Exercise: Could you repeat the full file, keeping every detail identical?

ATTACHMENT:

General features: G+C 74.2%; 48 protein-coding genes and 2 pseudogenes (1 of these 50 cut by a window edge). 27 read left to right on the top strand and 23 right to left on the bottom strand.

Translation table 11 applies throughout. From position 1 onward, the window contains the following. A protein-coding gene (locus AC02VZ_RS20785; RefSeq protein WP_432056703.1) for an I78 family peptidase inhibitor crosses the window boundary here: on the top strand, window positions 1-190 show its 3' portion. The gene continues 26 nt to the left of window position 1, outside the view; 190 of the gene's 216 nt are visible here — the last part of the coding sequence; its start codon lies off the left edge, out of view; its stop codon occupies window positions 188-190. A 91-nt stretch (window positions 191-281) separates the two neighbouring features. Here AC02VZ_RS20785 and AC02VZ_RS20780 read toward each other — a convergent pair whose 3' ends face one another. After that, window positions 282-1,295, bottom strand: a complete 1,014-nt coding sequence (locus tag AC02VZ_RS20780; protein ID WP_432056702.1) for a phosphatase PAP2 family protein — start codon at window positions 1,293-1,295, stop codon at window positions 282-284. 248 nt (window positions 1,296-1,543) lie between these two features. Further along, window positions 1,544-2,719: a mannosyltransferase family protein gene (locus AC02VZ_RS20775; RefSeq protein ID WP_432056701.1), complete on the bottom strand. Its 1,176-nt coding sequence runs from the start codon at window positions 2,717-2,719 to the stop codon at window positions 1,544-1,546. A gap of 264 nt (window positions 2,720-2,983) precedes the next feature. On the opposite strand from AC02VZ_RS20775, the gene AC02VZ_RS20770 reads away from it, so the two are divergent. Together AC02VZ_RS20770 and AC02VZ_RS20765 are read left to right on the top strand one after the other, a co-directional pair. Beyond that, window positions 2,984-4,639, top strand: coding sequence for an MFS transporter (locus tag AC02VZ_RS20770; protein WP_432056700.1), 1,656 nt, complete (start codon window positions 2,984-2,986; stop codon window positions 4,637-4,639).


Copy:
General features: G+C 74.2%; 48 protein-coding genes and 2 pseudogenes (1 of these 50 cut by a window edge). 27 read left to right on the top strand and 23 right to left on the bottom strand.

Translation table 11 applies throughout. From position 1 onward, the window contains the following. A protein-coding gene (locus AC02VZ_RS20785; RefSeq protein WP_432056703.1) for an I78 family peptidase inhibitor crosses the window boundary here: on the top strand, window positions 1-190 show its 3' portion. The gene continues 26 nt to the left of window position 1, outside the view; 190 of the gene's 216 nt are visible here — the last part of the coding sequence; its start codon lies off the left edge, out of view; its stop codon occupies window positions 188-190. A 91-nt stretch (window positions 191-281) separates the two neighbouring features. Here AC02VZ_RS20785 and AC02VZ_RS20780 read toward each other — a convergent pair whose 3' ends face one another. After that, window positions 282-1,295, bottom strand: a complete 1,014-nt coding sequence (locus tag AC02VZ_RS20780; protein ID WP_432056702.1) for a phosphatase PAP2 family protein — start codon at window positions 1,293-1,295, stop codon at window positions 282-284. 248 nt (window positions 1,296-1,543) lie between these two features. Further along, window positions 1,544-2,719: a mannosyltransferase family protein gene (locus AC02VZ_RS20775; RefSeq protein ID WP_432056701.1), complete on the bottom strand. Its 1,176-nt coding sequence runs from the start codon at window positions 2,717-2,719 to the stop codon at window positions 1,544-1,546. A gap of 264 nt (window positions 2,720-2,983) precedes the next feature. On the opposite strand from AC02VZ_RS20775, the gene AC02VZ_RS20770 reads away from it, so the two are divergent. Together AC02VZ_RS20770 and AC02VZ_RS20765 are read left to right on the top strand one after the other, a co-directional pair. Beyond that, window positions 2,984-4,639, top strand: coding sequence for an MFS transporter (locus tag AC02VZ_RS20770; protein WP_432056700.1), 1,656 nt, complete (start codon window positions 2,984-2,986; stop codon window positions 4,637-4,639).